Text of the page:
Abdolhamid Rigi, the brother of captured Jundullah leader Abdolmalek Rigi, was hanged in Zahedan, the capital of Sistan-Baluchistan Province on Monday, May 24, 2010 (Reuters, May 24, 2010). According to a spokesman from the judiciary’s public relations department, director-general of the Sistan-Baluchistan Justice Department Hojjat ol-Eslam val Moslemin Ebrahim Hamidi stated Rigi, described as Jundullah’s second-in-command, was executed for “waging a war against God” and providing support to his brother’s terrorist group (Fars News Agency, May 24, 2010). Rigi was blamed for the May 28, 2009 suicide bombing attack on the well-known Shia Amir al-Mohini mosque in Zahedan. The Zahedan Revolutionary Court sentenced Rigi to death on January 21, 2010, stating that he was “living proof of ‘the presence of bandits’ in Pakistan” (Fars News Agency, January 21, 2010). Zahedan’s Prosecutor General Mohammad Marzieh told local press that some families of the 20 victims (some sources report there were up to 25 victims) of the May 28, 2009 attack were present during his execution (Iranian Students News Agency, May 24, 2010).

Iran’s quixotic, millenarian Shia leadership continues to claim that the Rigi brothers were being simultaneously supported by Pakistan, the United States and the UK (and sometimes throwing in Israel for good measure) while being allied with al-Qaeda in a grand conspiracy to destabilize the Iranian regime from within its borders by fomenting unrest in ethnic-Baloch Sunni regions of the country’s southeast (Iranian Labor News Agency, May 24, 2010). The regime described Abdolhamid Rigi as a mohareb, a Farsi-language term meaning “an enemy of God.” To be declared a mohareb is a crime punishable by death in the Islamic Republic of Iran according to its implementation of Shari’a law since 1979 (Mehr News Agency, May 24, 2010). [1] Iranian state television reported that Abdolhamid Rigi purportedly confessed to Jundullah receiving some form of covert American support (though no evidence has been thus far presented) as well as being involved in armed robbery, weapons smuggling and drugs trafficking alongside terrorism charges (Press TV, May 24, 2010).

Jundullah’s leader, Abdolmalek Rigi, who was captured under somewhat mysterious circumstances on February 23, 2010 en route from Dubai to Bishkek, Kyrgyzstan, may very well meet the same fate as his now late brother (see Militant Leadership Monitor, February 2010; Terrorism Monitor, April 2, 2010). Just days before his sibling’s execution, Abdolmalek was quoted as saying “A high-ranking CIA official said it would be difficult for them to launch a military strike on Iran, but they had a plan to help any anti-government group or organization with the potential to pick up arms, and fight the Islamic Republic and not just any country. He told me that my group had the ability to pose a serious challenge to the Iranian government” (Tehran Times, May 23, 2010). Abdolmalek’s capture and Abdolhamid’s hanging are undoubtedly a robust message to the rest of Jundullah’s members that Tehran is out to destroy their movement.  Hojjat ol-Eslam val Moslemin Ebrahim Hamidi said that an offer of amnesty remains on the table for group members willing to come in from the cold and “repent” for their terrorist endeavors (Tehran Times, May 25, 2010).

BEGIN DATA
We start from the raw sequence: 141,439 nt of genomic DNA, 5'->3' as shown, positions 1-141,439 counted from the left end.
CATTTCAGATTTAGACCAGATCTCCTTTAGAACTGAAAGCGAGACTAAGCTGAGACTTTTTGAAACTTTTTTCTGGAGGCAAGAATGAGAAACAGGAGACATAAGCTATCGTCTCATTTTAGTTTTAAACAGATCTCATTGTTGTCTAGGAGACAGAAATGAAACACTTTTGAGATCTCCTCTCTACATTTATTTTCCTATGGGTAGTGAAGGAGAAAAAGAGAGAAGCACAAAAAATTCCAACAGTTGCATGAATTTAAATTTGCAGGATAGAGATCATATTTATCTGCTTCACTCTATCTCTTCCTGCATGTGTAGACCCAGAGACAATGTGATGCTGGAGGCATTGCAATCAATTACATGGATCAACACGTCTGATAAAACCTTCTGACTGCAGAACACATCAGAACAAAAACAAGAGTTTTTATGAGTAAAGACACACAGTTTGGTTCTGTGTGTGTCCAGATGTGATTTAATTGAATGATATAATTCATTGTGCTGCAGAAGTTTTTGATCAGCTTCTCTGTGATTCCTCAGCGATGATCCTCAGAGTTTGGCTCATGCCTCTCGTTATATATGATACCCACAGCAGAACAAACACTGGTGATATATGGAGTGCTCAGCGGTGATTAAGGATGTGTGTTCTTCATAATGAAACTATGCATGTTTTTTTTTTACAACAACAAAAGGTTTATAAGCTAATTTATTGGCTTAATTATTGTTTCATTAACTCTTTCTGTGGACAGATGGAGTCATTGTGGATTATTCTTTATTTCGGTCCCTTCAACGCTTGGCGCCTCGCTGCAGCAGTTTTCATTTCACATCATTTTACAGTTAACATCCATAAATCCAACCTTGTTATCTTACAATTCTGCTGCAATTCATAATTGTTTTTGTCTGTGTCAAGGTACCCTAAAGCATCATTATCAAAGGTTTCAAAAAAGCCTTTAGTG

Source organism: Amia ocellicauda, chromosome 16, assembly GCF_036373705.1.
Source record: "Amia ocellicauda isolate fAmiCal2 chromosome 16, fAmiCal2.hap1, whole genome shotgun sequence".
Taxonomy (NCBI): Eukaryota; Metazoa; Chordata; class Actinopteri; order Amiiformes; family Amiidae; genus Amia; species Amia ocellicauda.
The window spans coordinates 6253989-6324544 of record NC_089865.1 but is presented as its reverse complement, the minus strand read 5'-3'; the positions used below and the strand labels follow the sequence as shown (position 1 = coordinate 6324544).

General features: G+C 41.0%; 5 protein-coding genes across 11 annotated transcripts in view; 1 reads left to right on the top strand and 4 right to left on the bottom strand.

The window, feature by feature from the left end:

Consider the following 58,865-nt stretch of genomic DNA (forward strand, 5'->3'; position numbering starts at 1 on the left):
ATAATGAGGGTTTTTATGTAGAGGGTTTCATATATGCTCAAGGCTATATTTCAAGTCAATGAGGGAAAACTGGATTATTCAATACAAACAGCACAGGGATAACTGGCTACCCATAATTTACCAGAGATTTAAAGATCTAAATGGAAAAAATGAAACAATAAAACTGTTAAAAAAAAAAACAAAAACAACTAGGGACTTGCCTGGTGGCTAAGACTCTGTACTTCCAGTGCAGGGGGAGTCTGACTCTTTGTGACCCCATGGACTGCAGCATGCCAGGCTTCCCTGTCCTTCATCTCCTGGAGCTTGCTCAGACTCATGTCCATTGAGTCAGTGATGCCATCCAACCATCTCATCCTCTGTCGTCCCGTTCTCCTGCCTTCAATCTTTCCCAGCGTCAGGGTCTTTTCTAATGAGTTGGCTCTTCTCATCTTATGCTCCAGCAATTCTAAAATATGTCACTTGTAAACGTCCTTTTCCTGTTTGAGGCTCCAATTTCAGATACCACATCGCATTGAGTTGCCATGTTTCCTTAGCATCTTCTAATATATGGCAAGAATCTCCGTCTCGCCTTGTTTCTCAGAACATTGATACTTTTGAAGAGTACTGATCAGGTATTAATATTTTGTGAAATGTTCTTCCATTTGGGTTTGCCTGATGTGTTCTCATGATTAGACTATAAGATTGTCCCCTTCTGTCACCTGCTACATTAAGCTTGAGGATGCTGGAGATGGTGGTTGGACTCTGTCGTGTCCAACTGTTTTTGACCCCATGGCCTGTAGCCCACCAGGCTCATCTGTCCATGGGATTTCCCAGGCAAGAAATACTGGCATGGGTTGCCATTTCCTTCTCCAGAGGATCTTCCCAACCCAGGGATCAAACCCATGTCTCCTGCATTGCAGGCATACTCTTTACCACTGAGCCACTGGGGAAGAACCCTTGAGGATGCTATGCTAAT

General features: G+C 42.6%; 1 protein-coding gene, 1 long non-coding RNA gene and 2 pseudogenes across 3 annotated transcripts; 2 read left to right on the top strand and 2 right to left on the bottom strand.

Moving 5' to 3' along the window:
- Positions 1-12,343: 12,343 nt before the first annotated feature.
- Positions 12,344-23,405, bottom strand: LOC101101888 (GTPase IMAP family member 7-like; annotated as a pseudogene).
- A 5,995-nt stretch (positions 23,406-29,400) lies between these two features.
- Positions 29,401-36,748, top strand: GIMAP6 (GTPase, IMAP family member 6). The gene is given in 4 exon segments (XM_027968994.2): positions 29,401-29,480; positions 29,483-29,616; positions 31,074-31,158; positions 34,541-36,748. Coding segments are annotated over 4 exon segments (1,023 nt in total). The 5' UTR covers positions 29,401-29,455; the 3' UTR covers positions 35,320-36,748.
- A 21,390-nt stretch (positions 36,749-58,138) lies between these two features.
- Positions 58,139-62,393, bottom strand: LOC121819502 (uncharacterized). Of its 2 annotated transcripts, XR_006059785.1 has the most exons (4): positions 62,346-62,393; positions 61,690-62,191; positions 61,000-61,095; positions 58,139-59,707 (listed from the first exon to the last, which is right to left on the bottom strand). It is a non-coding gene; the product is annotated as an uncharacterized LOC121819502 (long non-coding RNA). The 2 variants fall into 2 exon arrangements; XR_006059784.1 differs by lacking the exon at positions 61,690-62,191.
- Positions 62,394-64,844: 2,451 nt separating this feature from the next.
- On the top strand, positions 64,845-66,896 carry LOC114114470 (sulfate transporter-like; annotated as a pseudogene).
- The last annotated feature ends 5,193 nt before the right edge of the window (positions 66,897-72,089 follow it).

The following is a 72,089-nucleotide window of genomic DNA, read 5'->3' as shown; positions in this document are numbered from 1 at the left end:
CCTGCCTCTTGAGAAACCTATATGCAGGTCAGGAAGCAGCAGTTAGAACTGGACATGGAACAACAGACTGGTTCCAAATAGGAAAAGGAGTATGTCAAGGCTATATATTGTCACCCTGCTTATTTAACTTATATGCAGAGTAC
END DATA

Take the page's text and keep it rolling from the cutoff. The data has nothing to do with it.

1. The Iranian regime uses the term mohareb to eliminate genuine terrorists as well as to tar the in genuine political opposition as enemies of the republic such as the supporters of Mir Hussein Mousavi after the disputed June 12, 2009 presidential election. Hardline Ayatollah Ahmed Khatami told a Tehran University audience that Green Movement protest leaders “were ‘rioting’ in defiance of God’s will” (Daily Telegraph, June 26, 2009).